In the months of March-July in 1844, in the magazine Le Siecle, the first portion of a story appeared, penned by the celebrated playwright Alexandre Dumas. It was based, he claimed, on some manuscripts he had found a year earlier in the Bibliotheque Nationale while researching a history he planned to write on Louis XIV. They chronicled the adventures of a young man named D’Artagnan who, upon entering Paris, became almost immediately embroiled in court intrigues, international politics, and ill-fated affairs between royal lovers. Over the next six years, readers would enjoy the adventures of this youth and his three famous friends, Porthos, Athos, and Aramis, as their exploits unraveled behind the scenes of some of the most momentous events in French and even English history.
Eventually these serialized adventures were published in novel form, and became the three D’Artagnan Romances known today. Here is a brief summary of the first two novels:
The Three Musketeers (serialized March — July, 1844): The year is 1625. The young D’Artagnan arrives in Paris at the tender age of 18, and almost immediately offends three musketeers, Porthos, Aramis, and Athos. Instead of dueling, the four are attacked by five of the Cardinal’s guards, and the courage of the youth is made apparent during the battle. The four become fast friends, and, when asked by D’Artagnan’s landlord to find his missing wife, embark upon an adventure that takes them across both France and England in order to thwart the plans of the Cardinal Richelieu. Along the way, they encounter a beautiful young spy, named simply Milady, who will stop at nothing to disgrace Queen Anne of Austria before her husband, Louis XIII, and take her revenge upon the four friends.
Twenty Years After (serialized January — August, 1845): The year is now 1648, twenty years since the close of the last story. Louis XIII has died, as has Cardinal Richelieu, and while the crown of France may sit upon the head of Anne of Austria as Regent for the young Louis XIV, the real power resides with the Cardinal Mazarin, her secret husband. D’Artagnan is now a lieutenant of musketeers, and his three friends have retired to private life. Athos turned out to be a nobleman, the Comte de la Fere, and has retired to his home with his son, Raoul de Bragelonne. Aramis, whose real name is D’Herblay, has followed his intention of shedding the musketeer’s cassock for the priest’s robes, and Porthos has married a wealthy woman, who left him her fortune upon her death. But trouble is stirring in both France and England. Cromwell menaces the institution of royalty itself while marching against Charles I, and at home the Fronde is threatening to tear France apart. D’Artagnan brings his friends out of retirement to save the threatened English monarch, but Mordaunt, the son of Milady, who seeks to avenge his mother’s death at the musketeers’ hands, thwarts their valiant efforts. Undaunted, our heroes return to France just in time to help save the young Louis XIV, quiet the Fronde, and tweak the nose of Cardinal Mazarin.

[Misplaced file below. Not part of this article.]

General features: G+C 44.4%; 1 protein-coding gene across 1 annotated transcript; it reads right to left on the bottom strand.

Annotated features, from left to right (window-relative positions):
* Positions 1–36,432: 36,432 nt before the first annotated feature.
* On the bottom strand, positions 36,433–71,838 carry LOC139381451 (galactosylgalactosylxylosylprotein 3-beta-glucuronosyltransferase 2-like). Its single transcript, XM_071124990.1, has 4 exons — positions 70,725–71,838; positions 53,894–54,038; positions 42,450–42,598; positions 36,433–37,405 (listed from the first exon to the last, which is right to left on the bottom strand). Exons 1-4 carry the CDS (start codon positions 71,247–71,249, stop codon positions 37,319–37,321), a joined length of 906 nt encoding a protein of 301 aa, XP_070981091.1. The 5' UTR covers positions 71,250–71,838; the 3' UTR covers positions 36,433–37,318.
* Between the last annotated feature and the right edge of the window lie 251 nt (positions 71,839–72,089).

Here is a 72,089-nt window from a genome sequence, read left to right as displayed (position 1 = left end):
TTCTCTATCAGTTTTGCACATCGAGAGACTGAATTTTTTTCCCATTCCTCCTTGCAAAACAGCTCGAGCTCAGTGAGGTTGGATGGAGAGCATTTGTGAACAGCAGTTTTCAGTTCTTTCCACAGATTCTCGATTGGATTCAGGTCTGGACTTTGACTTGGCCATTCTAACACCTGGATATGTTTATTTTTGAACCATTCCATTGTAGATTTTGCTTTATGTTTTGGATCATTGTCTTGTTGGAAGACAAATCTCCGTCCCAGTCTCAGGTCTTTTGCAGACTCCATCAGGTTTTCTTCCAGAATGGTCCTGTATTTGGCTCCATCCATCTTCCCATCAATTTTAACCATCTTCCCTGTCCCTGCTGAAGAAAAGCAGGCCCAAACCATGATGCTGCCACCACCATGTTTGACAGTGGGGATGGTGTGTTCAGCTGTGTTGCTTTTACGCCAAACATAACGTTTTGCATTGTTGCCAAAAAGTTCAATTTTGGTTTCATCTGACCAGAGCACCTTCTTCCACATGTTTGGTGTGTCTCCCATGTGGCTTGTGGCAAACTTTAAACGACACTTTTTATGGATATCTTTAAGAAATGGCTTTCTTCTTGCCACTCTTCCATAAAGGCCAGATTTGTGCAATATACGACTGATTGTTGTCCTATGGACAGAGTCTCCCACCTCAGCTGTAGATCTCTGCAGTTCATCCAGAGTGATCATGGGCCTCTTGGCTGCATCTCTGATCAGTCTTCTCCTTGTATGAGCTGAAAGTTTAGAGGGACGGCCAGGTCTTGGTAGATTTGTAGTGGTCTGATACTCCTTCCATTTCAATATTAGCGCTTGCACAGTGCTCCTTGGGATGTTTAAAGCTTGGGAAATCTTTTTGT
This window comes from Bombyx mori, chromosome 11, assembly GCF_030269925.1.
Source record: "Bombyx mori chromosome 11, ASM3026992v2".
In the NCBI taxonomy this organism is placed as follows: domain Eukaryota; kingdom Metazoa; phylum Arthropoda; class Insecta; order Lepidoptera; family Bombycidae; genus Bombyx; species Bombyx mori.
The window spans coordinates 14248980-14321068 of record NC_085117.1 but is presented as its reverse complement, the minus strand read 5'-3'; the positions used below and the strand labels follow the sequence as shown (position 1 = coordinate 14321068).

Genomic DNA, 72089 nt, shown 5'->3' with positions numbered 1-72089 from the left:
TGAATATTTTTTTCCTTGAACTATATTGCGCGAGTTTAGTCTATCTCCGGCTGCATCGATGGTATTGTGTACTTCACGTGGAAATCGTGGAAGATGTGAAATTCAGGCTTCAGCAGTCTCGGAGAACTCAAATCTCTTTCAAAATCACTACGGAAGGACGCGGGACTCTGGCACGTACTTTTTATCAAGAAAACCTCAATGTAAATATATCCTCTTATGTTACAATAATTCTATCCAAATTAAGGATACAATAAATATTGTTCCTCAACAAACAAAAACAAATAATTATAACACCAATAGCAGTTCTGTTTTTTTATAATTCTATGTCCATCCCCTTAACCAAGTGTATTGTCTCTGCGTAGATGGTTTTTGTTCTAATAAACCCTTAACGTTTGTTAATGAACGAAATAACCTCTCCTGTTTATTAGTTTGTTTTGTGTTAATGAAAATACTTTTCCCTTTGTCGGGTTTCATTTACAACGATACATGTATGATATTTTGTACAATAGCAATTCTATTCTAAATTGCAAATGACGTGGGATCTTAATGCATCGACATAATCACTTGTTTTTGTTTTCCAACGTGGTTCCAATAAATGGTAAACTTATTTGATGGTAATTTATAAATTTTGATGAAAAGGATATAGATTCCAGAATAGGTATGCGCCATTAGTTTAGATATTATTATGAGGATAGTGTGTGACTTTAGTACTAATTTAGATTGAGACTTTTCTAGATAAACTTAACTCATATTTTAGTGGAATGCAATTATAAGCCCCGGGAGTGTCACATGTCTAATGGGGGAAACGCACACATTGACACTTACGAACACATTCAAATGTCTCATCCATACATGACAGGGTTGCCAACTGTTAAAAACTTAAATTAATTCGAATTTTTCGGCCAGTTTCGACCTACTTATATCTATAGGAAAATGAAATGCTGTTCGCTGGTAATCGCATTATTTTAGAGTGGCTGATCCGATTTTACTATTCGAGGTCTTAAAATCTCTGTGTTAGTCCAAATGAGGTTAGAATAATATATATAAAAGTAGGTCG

The third novel, The Vicomte de Bragelonne (serialized October, 1847 — January, 1850), has enjoyed a strange history in its English translation. It has been split into three, four, or five volumes at various points in its history. The five-volume edition generally does not give titles to the smaller portions, but the others do. In the three-volume edition, the novels are entitled The Vicomte de Bragelonne, Louise de la Valliere, and The Man in the Iron Mask. For the purposes of this etext, I have chosen to split the novel as the four-volume edition does, with these titles: The Vicomte de Bragelonne, Ten Years Later, Louise de la Valliere, and The Man in the Iron Mask. In the first three etexts: